On the second day, the early morning sessions included meetings on Wavefront Technology and Custom Ablation -- a face-off of the various laser systems and their approaches to wavefront-guided custom ablations; and another section on topography versus wavefront. The competing early morning session was on refractive implantable devices, including talks on Intacs, intracorneal implants for hyperopia (the PermaVision lens from Anamed), the Ferrara intracorneal rings, and talks on implantable IOLs for hyperopia.

The late morning sessions included Presbyopia Correction, with discussions of scleral bands (Presby Corp.), laser ablation (SurgiLight), anterior sclerotomy, myopic LASIK with monovision, LTK for monovision, and talks on two of the accommodating IOLs (the AT-45 from C&C Vision and the 1CU from Human Eyes); along with a second session on LASIK Complications.

The afternoon sessions included one on management issues, Re-inventing Yourself as a Refractive Surgeon: What it Takes in 2001; and a session on LASIK Enhancement and Lamellar Surgery.

In looking over the RSIG meeting program, a number of the same topics were covered, including LASIK techniques and complications; PRK and Intracorneal Implants; Presbyopia; Surgical Correction of Hyperopia; IOLs in Refractive Surgery; and Refractive Lasers and Aberrometers.


In order to cover as many bases as possible, I have organized this article to include the latest information by type of correction, i.e., what is happening in the correction of myopia, hyperopia, and presbyopia. The report mainly covers laser approaches, but includes, where appropriate, non-laser techniques under development to replace/displace the laser approaches, such as inlays (Permavision from Anamed) and heated tips (ViewPoint CK from Refractec) for hyperopia, and accommodating IOLs and surgical techniques (Presby Corp.) for presbyopia. Included in the laser discussions are excimer-based procedures, as well as those being done with holmium (Sunrise's LTK), erbium (SurgiLight's presbyopia reversal), and femtosecond devices (IntraLase's microkeratome replacement today, and possible refractive application in the future).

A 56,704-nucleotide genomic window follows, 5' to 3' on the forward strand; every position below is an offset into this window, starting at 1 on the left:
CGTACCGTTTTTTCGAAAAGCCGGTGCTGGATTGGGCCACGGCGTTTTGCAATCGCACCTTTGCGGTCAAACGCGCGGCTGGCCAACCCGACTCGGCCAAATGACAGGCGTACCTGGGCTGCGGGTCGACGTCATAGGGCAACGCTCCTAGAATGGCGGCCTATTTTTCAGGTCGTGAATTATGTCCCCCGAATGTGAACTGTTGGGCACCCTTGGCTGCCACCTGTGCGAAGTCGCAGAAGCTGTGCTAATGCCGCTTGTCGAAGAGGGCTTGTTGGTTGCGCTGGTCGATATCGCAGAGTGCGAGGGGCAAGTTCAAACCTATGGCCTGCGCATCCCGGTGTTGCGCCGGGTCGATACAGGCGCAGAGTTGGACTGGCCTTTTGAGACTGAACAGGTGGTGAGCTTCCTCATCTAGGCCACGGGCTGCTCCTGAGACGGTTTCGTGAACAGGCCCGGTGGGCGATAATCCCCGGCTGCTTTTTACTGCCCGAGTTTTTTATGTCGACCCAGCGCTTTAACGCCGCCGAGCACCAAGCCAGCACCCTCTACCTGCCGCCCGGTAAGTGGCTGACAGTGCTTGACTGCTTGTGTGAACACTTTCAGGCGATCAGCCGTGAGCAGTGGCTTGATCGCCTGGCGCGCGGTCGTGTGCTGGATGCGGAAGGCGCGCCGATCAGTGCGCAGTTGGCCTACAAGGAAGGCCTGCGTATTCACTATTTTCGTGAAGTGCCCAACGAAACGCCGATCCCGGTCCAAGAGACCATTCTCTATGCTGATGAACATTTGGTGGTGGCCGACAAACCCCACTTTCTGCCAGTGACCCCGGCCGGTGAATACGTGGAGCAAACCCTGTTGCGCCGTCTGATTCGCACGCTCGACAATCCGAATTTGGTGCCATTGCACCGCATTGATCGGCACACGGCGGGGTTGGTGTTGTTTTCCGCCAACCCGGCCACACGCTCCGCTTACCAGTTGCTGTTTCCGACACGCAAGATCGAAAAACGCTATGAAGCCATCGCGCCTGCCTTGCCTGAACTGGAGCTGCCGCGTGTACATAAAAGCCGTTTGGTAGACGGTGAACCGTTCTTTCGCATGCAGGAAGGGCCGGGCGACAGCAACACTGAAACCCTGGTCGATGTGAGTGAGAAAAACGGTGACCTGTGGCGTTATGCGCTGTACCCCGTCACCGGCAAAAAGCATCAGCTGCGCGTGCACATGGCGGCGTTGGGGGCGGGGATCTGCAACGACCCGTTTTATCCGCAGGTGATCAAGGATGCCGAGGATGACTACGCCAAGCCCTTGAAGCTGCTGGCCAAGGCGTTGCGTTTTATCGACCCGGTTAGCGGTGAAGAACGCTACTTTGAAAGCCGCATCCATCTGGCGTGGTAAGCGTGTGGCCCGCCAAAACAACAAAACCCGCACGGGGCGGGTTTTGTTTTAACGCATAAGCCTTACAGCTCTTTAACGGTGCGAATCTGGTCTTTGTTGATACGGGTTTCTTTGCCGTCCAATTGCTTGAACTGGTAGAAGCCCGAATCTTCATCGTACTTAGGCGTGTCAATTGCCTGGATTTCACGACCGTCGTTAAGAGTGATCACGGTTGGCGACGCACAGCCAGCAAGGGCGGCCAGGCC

Current Correction of Myopia

According to the latest survey data from Market Scope, close to 94% of ophthalmologists are using standard or "classic" LASIK for correcting low myopia (up to 3 diopters); almost 99% use LASIK for moderate myopia (up to 5 diopters); while 91% use it for high myopia (over 7 diopters) -- the rest using phakic IOLs (5%) or some other technique. The percentages are just as high for correcting myopia with astigmatism. Thus, the question to be answered at this year's meetings was, is there anything coming along that might replace "classic" LASIK?

And there were some answers. The use of eyetrackers are leading to some spectacular results with LASIK. The newer laser systems with improved eyetrackers seem to be obtaining excellent results. As shown in my accompanying Customized Ablation article (#5 in this series), the reported results for just two of the newer laser systems, the VISX Star S3 with Active Trak, and the Wavelight Allegretto, also with an active infrared tracker, compare very well with the data obtained with the initial results obtained in the wavefront customized ablation trials reported to date. The use of eyetrackers leads to better centration (with no decentration) and the ability to place blend zones where they add to better quality vision (reduction of glare and halos in night vision).

Future Correction of Myopia